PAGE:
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Bill Koch Reflects

Bill Koch Reflects

“The pure essence of cross country skiing is sacred and untouchable and will always be that way.” That’s the way Bill Koch describes the sport that has played such a major role in his life. Almost 30 years after he won a silver medal at the 1976 Olympics, the fire that fueled that performance still burns white hot.
Now however, his focus is much more private and intimate. Bill feels a deep connection to Mother Earth’s winter landscape. A soft-spoken man, his voice rises when he expresses his point of view: “I fanatically love this earth and the natural environment.”

Reflections on Snow

At the time of this writing, Bill had already skied 35 days this winter. From his front door, he pays his respects to the natural environment. “Snow is a magical substance that lets you glide through nature and get connected to the animals,” he explains. “The landscape, stripped of its summer camouflage, reveals the places animals rest, nest and forage to the skier who ventures off the trail.”

“I think of cross country skiing and the winter environment,” he says, “as the ultimate combination of circumstances that people can use to build a personal connection to the natural world.” For Bill, nurturing that connection means building ski trails. Exploring his land on foot or on skis, he imagines the way a new trail could challenge a skier. With his artistry at work visualizing the landscape, he creates a path through the changing terrain. “I just love to go out to look at the landforms,” he explains. “I think about what is the best way to ski through them and find ways to integrate the beauty of the sport and nature.”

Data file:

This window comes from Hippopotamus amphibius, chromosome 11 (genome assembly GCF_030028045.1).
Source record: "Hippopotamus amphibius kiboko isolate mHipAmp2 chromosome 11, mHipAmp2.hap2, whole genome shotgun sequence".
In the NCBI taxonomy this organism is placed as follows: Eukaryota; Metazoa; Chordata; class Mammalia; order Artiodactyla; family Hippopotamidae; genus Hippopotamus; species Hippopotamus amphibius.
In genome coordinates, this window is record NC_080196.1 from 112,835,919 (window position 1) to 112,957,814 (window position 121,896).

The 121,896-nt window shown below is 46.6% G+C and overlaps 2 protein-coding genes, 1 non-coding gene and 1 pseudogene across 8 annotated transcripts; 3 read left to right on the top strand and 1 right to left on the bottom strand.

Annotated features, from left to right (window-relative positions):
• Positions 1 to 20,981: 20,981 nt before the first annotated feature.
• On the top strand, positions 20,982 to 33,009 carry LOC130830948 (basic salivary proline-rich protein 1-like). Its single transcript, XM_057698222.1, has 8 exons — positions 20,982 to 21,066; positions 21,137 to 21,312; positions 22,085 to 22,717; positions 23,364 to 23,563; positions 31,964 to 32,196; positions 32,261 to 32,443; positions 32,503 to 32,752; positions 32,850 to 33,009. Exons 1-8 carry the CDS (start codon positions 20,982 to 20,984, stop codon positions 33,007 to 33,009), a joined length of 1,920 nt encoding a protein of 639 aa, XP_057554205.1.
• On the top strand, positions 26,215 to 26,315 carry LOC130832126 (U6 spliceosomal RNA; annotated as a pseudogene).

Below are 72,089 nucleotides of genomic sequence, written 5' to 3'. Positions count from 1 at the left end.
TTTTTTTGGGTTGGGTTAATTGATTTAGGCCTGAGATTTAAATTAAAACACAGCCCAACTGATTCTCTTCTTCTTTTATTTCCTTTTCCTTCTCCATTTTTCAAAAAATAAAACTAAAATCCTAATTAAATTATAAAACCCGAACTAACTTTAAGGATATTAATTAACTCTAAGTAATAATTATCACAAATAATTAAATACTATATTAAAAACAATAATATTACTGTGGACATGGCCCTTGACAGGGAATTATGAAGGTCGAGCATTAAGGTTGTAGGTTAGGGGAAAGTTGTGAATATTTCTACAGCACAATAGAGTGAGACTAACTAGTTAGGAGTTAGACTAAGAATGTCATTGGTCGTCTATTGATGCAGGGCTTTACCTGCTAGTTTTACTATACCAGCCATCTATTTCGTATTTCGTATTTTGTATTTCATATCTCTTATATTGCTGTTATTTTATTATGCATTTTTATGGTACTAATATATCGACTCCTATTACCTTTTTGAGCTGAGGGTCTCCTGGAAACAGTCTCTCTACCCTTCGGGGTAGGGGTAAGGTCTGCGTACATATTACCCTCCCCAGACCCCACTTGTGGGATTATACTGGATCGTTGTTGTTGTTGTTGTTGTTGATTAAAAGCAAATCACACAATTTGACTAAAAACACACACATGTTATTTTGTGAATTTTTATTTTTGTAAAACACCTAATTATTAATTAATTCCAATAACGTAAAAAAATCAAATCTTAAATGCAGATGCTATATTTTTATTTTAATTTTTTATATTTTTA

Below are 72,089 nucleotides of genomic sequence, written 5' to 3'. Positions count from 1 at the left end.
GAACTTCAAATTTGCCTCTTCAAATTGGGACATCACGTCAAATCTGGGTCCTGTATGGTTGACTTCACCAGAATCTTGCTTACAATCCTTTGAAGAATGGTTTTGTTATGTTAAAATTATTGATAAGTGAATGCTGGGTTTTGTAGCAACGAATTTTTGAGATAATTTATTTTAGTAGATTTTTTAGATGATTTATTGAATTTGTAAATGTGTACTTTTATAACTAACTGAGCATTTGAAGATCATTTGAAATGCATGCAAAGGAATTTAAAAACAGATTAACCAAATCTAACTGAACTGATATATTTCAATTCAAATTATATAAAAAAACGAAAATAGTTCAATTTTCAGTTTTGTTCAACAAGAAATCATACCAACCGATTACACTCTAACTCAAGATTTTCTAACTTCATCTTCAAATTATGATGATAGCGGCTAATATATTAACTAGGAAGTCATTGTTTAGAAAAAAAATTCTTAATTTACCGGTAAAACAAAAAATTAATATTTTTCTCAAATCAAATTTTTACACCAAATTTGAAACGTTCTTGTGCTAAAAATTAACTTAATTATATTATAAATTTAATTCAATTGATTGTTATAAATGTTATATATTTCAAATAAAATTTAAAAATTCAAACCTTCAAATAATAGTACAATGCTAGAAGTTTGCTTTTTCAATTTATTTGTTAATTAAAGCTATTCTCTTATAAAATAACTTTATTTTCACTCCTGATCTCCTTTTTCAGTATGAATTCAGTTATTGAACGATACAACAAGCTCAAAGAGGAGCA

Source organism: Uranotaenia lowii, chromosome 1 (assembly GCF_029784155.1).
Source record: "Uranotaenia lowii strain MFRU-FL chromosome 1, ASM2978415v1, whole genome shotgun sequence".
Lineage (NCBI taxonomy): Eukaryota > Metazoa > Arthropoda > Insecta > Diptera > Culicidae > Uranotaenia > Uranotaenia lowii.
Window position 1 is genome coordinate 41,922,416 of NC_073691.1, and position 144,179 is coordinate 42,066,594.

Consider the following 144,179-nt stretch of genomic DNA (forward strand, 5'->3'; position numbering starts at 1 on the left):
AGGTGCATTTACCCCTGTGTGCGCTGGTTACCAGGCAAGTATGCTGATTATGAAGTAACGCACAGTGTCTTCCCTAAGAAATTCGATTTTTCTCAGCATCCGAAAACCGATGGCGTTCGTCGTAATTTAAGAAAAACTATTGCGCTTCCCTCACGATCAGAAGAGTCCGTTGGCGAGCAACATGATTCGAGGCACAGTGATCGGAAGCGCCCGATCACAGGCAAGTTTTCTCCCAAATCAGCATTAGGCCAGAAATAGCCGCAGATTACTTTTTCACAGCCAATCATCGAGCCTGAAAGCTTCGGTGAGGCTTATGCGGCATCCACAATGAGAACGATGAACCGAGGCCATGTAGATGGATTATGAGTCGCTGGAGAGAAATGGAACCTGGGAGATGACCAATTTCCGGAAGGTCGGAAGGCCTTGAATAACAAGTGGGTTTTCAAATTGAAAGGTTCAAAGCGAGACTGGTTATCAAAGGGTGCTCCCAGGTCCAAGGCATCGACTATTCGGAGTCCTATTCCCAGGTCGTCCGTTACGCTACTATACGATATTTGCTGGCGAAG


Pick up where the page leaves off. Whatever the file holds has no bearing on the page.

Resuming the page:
On his own property Bill has honed his trail building skills. A project with a neighboring major alpine ski resort may give him the opportunity to share his vision with other winter enthusiasts. Bill believes that alpine skiers are pre-disposed to discover the magic of cross country skiing. Creating a lift-served backcountry skiing experience may hasten that discovery. “The best way to introduce them is to take the sport to them in their environment at the top of the lift and turn them on to it that way,” he says. “If they are meant to connect with it, they will take more steps.”
The proposed project has less to do with financial gain than finding ways to draw interest to cross country skiing. Bill muses, “I dream about people rediscovering what skiing is, coming out of the lift environment and realizing this is where I really want to be–out with nature.”

But his ultimate ski trail extends much farther than his backyard or the top of an alpine ski resort. Bill envisions a wilderness backcountry route leading from the Berkshires in northwestern Massachusetts along the spine of the northern Appalachians. In his mind’s eye, one spur travels to the end of the Gaspe’ Peninsula. Another crosses the St. Lawrence and follows the high land to the northern tip of Labrador. Initial reaction to his wilderness trail has been positive, but turning the dream to reality will take more than the efforts of one man. “The route is there,” he says, “and perhaps if enough energy gathers around it, a very minimal trail might be established.”